Fathers Contribute to Health Status of Offspring
Birth defects affects 1 out of every 33 babies born each year in the United States. This means birth defects are real and as much as possible must be prevented.
That’s why medical researchers are on a mission to probe the causes of birth defects. The research findings will eventually pave the way to prevention.
A study conducted by researchers at Georgetown University Medical Center went to extra lengths to better understand the cause of birth defects.
One key finding from the study is that birth defects are linked to the father’s age, alcohol use and environmental factors.
Researchers assert that some defects result from epigenetic alterations that can potentially affect multiple generations.
It’s Not All About the Mother
There is a common notion that only the mother contributes to the health status of their offspring. However, the study, published in the American Journal of Stem Cells, asserts that both parents contribute to the overall health status of their children.
Joanna Kitlinska, PhD, an associate professor in biochemistry, and molecular and cellular biology, said the the hormonal, nutritional and psychological environment provided by the mother permanently alters organ structure, cellular response and gene expression in her offspring.
But this is also true with the father, the study found.
“His lifestyle, and how old he is, can be reflected in molecules that control gene function.” – Dr. Kitlinska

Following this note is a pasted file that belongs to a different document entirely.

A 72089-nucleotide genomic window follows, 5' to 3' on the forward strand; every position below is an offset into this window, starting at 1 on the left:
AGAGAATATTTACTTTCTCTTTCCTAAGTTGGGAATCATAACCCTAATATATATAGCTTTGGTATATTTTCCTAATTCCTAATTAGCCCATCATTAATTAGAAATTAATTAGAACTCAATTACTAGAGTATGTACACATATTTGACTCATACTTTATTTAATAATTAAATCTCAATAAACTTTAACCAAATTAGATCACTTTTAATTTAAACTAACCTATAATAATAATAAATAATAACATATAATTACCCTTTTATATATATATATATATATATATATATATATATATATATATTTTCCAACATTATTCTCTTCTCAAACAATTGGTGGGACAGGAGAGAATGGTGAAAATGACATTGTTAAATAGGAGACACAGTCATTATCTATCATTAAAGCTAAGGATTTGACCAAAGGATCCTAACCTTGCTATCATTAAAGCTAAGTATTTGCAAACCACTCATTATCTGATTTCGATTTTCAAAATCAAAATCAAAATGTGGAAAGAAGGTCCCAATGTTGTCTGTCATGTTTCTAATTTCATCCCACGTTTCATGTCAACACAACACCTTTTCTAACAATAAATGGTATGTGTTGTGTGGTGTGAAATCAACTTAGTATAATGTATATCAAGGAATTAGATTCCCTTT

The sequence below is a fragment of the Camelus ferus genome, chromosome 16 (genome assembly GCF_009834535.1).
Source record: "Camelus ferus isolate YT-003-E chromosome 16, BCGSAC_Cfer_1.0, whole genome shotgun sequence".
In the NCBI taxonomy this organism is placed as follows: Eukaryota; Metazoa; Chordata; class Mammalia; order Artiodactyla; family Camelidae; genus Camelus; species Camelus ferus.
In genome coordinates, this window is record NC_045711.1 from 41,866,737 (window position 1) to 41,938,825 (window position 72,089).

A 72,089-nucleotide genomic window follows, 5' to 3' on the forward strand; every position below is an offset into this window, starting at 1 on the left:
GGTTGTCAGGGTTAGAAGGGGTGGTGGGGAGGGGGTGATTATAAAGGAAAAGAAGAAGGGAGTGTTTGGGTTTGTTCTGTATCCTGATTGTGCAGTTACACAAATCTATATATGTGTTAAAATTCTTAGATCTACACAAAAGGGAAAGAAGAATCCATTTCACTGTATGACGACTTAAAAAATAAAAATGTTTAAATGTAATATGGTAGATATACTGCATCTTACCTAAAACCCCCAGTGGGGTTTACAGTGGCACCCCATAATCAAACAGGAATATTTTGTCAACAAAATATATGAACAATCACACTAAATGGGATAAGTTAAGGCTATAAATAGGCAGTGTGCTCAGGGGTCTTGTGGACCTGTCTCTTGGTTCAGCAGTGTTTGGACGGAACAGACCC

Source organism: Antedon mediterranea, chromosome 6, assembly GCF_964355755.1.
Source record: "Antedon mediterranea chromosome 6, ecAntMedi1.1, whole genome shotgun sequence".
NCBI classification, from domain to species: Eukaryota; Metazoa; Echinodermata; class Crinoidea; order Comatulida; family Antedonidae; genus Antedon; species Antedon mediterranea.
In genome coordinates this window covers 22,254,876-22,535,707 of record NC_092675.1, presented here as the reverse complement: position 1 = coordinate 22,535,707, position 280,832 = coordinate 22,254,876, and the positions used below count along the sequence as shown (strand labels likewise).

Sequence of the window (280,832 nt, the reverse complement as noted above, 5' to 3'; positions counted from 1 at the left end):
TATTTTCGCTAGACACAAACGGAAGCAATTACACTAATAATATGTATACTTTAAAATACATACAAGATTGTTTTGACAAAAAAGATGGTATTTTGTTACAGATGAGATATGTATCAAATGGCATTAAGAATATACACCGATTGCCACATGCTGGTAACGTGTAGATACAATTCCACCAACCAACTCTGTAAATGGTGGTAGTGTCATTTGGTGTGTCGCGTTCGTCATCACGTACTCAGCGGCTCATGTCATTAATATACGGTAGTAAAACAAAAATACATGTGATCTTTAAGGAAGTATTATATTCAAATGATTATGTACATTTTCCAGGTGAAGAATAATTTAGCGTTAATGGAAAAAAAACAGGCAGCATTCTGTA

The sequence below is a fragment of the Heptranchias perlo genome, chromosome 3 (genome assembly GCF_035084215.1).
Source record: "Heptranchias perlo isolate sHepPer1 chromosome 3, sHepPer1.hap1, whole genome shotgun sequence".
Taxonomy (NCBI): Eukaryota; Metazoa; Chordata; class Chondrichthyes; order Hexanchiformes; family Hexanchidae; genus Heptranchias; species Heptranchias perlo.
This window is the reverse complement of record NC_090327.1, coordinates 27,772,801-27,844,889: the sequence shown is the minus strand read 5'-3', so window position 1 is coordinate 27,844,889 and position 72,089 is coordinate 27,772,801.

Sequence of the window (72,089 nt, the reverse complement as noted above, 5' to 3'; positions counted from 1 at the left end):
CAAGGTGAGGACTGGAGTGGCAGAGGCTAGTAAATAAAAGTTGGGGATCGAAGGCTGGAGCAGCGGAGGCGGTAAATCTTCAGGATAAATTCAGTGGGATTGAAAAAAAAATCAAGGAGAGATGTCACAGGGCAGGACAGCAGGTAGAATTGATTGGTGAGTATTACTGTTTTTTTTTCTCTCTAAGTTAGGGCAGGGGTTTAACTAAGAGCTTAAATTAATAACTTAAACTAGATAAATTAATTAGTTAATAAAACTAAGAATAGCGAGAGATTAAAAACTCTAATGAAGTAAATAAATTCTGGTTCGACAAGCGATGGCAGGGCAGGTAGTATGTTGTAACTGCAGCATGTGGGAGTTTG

The Nutritional Status of Father Matters too
The study shows that the health of the father also contributes to the health status of their children. In fact, the study points out that paternal obesity is linked to enlarged fat cells, changes in metabolic regulation, diabetes, obesity and development of brain cancer.
Paternal Alcohol Use Can Cause Birth Defects
Alcoholic fathers can negatively impact their offspring. The study explains that a newborn can be diagnosed with fetal alcohol spectrum disorder (FASD), even though the mother has never consumed alcohol.
Joanna Kitlinska, PhD. further explains that up to 75 percent of children with FASD have biological fathers who are alcoholics. This suggests that preconceptual paternal alcohol consumption negatively impacts their offspring.
In addition, paternal alcohol use leads to decreased newborn birth weight, marked reduction in overall brain size and impaired cognitive function.
Older Fathers Associated with Birth defects of Children
The study reveals that age of fathers is also associated with birth defects. The study shows that advanced age of a father is correlated with higher rates of autism, schizophrenia and birth defects in his children.